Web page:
Mysteries of the 1831 Bowie search for the San Saba Silver Mine

In his day Jim Bowie was first famous for the 1827 Sandbar fight in Mississippi where he used his famous knife to defend himself. His final fame came from dying at the Alamo in 1836. But in between he earned fame when he and a small band of men fought off a large number of Native Americans in 1831 while he was searching for the San Saba Mine, thereafter sometimes called the Lost Bowie Mine. For the mine search being one of the most famous incidents in Jim Bowie’s life the expedition comes with two mysteries.

After recovering from the Sandbar fight, and after some shady land deals catching up to him, Jim Bowie and his brother Rezin (pronounced like Reason) moved to Mexican controlled Texas. Jim applied for, and was granted Mexican citizenship, becoming Don Santiago Bouie. As part of the deal to become a citizen Jim was to build an agricultural mill. Jim lived in San Antonio and was soon engaged to the daughter of a government official named Veramendi . Bowie promised to bring a large dowry to the marriage, but nearly all his wealth were in land deals back east, and nearly all of those were worthless. After the marriage he hit up his father in law for a loan. Possibly the reason Jim wanted citizenship was so he could acquire vast tracks of land in Texas. And that land would have made him rich, had he kept the land and survived another decade or two. But, at the time, the land was not worth much.

Jim needed to make some money and fast. His father-in-law was connected to the government and probably had access to records of where silver mines were thought to have been. All in territory controlled by the Comanche. It appears that the father-in-law funded and expedition to go north from San Antonio and explore for minerals. The men Bowie took were not hand picked soldiers or fortune, but mainly people he already knew, including his brother, and the crew that was supposed to set up the agricultural mill he had promised the government.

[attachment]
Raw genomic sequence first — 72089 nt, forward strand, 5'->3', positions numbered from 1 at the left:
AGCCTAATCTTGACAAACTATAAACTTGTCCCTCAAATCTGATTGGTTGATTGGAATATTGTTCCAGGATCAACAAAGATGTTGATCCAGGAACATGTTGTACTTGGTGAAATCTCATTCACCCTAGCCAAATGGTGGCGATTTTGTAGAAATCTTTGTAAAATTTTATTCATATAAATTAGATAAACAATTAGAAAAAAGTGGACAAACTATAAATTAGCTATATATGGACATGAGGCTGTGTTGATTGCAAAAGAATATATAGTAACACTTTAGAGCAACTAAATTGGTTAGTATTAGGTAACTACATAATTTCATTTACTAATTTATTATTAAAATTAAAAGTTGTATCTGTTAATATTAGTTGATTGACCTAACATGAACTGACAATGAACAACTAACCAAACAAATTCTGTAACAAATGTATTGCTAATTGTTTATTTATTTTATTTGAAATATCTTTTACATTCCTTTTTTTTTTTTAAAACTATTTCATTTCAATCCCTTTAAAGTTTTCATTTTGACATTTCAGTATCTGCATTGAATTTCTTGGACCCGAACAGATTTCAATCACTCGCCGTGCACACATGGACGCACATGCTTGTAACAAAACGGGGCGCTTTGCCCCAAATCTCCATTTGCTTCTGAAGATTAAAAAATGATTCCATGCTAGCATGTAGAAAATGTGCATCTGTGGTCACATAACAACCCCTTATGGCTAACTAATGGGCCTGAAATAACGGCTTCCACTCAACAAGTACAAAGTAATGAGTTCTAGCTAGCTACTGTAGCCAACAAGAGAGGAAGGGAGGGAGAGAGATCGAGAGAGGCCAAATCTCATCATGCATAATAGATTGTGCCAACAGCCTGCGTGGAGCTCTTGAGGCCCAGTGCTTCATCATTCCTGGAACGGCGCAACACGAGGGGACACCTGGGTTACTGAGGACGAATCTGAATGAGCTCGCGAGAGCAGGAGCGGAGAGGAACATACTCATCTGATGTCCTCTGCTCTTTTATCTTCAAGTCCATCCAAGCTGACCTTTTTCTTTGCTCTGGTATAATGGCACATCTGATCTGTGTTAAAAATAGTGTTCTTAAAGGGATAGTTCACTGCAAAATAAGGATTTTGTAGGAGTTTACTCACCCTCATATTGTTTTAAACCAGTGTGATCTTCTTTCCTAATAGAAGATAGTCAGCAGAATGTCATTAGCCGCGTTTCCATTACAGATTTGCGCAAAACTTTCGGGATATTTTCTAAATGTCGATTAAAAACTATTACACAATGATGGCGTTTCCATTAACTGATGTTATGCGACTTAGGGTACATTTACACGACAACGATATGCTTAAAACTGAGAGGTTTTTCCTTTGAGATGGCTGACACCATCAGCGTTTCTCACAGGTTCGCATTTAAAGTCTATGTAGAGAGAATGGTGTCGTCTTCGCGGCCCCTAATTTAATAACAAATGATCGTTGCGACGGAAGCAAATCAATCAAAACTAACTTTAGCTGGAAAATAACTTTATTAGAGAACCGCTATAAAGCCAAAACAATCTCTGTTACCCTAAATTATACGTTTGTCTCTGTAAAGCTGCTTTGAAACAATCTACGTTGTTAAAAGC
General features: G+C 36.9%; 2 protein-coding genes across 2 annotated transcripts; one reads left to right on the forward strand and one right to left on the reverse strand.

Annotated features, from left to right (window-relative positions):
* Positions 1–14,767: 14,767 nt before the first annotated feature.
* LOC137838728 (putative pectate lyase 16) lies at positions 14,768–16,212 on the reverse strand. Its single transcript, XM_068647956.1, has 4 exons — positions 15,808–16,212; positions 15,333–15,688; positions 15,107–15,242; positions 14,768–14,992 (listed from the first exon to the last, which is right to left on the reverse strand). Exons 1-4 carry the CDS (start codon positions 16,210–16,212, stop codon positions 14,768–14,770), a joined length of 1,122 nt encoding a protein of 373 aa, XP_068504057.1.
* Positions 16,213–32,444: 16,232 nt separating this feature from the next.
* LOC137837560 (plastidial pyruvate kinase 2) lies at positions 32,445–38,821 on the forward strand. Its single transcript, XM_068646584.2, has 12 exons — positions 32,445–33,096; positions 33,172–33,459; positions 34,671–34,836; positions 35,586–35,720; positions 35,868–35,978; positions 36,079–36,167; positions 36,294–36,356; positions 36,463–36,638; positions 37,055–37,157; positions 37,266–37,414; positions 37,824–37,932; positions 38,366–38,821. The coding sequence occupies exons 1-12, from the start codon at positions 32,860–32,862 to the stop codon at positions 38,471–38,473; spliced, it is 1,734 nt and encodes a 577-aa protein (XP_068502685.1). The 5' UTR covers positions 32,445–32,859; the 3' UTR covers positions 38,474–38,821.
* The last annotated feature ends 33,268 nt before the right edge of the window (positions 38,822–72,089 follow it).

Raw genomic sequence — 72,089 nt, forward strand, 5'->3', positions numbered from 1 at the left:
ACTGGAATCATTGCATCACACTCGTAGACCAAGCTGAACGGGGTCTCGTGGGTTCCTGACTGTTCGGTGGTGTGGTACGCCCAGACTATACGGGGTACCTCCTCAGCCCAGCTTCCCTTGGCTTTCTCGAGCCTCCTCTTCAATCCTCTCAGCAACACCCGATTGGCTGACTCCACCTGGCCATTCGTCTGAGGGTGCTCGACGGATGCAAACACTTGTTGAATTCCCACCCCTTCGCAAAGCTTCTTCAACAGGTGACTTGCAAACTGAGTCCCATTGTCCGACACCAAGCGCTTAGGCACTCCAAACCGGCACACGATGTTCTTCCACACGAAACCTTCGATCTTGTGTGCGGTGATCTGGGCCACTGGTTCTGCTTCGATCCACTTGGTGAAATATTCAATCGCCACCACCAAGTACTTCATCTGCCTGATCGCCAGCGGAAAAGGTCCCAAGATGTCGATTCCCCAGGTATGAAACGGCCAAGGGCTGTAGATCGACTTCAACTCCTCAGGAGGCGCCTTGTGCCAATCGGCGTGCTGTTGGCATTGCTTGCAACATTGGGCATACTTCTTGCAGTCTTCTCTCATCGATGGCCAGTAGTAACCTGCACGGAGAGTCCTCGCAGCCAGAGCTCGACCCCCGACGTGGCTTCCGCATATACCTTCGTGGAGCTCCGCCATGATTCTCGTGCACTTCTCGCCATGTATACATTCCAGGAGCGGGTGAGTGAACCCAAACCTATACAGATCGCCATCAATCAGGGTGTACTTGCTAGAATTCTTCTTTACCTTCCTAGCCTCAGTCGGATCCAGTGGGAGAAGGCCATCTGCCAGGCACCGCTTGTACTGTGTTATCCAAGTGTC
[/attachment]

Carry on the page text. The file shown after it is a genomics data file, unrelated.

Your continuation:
For sure they tried to find the San Saba Mine, somewhere around the old fort near today’s town of Menard. Probably Rezin Bowie had been there previously, taken to a shallow pit not far from the old fort by a Mexican guide. A sample of ore had been taken and it assayed well. Now Jim Bowie wanted to check it out and claim it, and possibly plan how best to work it. On the way there, the Bowie party caught word from some friendly natives that a different tribe was out to get them. They set out at a mad pace to get to the “houses” on the San Saba River, taken to be the abandoned stone fort or maybe whatever was still standing of the burnt down mission.

The could not find the “houses” and instead headed north of the river and made an impromptu fort. The next day they fought a ferocious battle, driving off the natives, but themselves suffering injuries and one death, that of a mechanic who was to assemble the mill. The natives moved on. The Bowie party spent several days recuperating from wounds, and some of them ventured out and found their way to the stone fort, and looked for the shallow pit that was supposed to be within a mile of it. Rezin, who had been there before, was having eye problems and that could not have helped. Finally well enough to travel then beat a trail back to San Antonio, arriving just after the had all been given up for dead. No mine was found, but they were alive. In 1832 Jim Bowie raised a force of volunteers to go north, allegedly to punish the natives who had attacked them, but the common thought that he was again after a mine. One that was apparently not found. Later in life Jim Bowie told others that he thought the pit had been filled in by natives to keep outsiders from moving in.